For a creature that lives 3,000 feet under the sea, this is pretty flamboyant.
We all know that unicorns poop glitter. Of course, we also all know that unicorns don’t exist. But you know what does exist? The bloody-belly comb jellyfish. And you know what this deep sea invertebrate does? That’s right, it poops glitter.
The bloody-belly comb jelly, otherwise known by its scientific name of Lampocteis, is one of those creatures that has likely lived in the ocean completely unbothered by humanity until about 20 years ago, when it was spotted during a remote excursion conducted by researchers at the Monterey Bay Aquarium Research Institute.
Now, for the first time ever, it is on display at an aquarium in the United States, living at the Monterey Bay Aquarium in Monterey, California, as part of the new Into the Deep exhibit. And, given that it’s the first time the jellyfish has been chilling in a captive environment, we’re starting to learn much more about the creature. For instance: what its poop looks like.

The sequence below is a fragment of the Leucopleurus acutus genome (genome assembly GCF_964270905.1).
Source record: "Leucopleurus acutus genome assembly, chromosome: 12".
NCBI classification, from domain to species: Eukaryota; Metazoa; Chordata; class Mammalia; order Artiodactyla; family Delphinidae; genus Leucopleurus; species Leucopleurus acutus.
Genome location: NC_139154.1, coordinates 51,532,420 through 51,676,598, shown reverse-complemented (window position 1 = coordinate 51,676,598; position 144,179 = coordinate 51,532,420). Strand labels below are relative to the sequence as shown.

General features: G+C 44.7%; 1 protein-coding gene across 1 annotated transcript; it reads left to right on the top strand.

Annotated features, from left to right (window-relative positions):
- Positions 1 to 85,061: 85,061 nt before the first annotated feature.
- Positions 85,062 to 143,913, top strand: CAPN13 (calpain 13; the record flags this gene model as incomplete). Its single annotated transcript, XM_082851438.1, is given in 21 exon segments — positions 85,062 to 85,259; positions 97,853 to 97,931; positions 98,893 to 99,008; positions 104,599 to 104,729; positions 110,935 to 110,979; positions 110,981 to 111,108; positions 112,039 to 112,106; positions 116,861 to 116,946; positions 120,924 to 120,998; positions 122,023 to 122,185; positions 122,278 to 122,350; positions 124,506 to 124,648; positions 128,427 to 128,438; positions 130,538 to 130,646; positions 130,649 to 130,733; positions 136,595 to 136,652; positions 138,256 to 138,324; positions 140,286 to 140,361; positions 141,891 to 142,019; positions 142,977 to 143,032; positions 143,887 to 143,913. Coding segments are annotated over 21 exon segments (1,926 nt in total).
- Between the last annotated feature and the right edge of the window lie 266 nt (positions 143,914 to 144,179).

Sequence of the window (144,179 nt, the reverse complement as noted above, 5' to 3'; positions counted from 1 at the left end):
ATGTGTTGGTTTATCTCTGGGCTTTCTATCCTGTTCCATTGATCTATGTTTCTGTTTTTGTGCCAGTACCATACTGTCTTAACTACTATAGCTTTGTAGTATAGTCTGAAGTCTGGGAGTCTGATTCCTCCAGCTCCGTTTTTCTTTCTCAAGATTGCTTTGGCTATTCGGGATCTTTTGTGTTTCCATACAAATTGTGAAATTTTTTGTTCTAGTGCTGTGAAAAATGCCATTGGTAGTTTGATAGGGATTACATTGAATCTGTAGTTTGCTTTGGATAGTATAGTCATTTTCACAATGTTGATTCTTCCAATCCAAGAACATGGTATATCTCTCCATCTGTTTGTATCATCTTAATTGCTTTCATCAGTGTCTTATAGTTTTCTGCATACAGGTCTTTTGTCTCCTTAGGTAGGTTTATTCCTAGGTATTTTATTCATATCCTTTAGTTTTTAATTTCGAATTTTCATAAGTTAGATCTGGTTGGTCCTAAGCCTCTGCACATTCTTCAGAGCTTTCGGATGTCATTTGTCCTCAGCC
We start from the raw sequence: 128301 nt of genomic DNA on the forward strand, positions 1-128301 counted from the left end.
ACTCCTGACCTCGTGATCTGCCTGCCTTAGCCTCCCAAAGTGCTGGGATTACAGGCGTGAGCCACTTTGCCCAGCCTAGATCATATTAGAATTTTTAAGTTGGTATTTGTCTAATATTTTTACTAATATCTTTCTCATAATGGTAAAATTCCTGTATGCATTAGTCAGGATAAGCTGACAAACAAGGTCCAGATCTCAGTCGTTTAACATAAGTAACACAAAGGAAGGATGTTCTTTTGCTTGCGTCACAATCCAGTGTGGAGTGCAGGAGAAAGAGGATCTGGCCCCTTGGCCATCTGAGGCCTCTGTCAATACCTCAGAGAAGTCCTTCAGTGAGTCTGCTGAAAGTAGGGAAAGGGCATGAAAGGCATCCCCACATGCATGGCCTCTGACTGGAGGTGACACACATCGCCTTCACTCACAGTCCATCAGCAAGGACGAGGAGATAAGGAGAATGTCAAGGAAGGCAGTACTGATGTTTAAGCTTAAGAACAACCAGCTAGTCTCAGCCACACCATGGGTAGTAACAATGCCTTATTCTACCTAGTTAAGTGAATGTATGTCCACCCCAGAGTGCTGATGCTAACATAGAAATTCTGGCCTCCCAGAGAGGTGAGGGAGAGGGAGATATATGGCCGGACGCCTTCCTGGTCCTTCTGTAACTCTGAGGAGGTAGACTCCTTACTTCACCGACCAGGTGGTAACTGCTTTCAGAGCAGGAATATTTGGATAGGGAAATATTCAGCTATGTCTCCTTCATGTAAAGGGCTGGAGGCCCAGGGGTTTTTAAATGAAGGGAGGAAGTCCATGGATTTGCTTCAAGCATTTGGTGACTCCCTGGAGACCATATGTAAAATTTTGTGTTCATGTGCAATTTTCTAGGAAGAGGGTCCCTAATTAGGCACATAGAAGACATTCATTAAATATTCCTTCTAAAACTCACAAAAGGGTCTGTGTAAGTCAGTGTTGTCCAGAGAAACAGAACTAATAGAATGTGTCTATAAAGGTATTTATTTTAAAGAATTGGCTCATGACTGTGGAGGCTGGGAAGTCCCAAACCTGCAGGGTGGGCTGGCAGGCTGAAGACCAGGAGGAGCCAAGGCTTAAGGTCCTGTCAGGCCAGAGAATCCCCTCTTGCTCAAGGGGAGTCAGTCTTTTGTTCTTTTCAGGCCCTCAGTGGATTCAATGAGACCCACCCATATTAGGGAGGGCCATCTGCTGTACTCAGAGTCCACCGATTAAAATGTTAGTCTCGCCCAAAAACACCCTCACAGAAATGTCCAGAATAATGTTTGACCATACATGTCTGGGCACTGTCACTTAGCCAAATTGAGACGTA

Under most circumstances, it’d be strange to be so obsessed with what comes out of a creature’s exit hole — and, frankly, it’s weird in this case, too. But it’s not every day that we run into an animal that leaves a trail of glitter everywhere it goes. It almost makes the idea of swimming in its filth seem charming. Almost.
You’d think, for a creature that lives so deep in the ocean that most light doesn’t reach it, it’d be a bit of a risk for something to not only poop glitter but also have a glowing red body. But according to Monterey Bay’s researchers, the red actually blends into the darkness down below, so the jelly largely goes unnoticed by predators. That makes the trail of glitter almost audacious, as if it’s daring other undersea creatures to notice it.
If you have the opportunity, you should go see the bloody-belly comb jelly on display in Monterey. You don’t have to hang around long enough for it to unleash a glitter bomb, but considering your other opportunity to see this thing would require you to go 3,000 feet under the ocean’s surface, you may want to take this chance instead.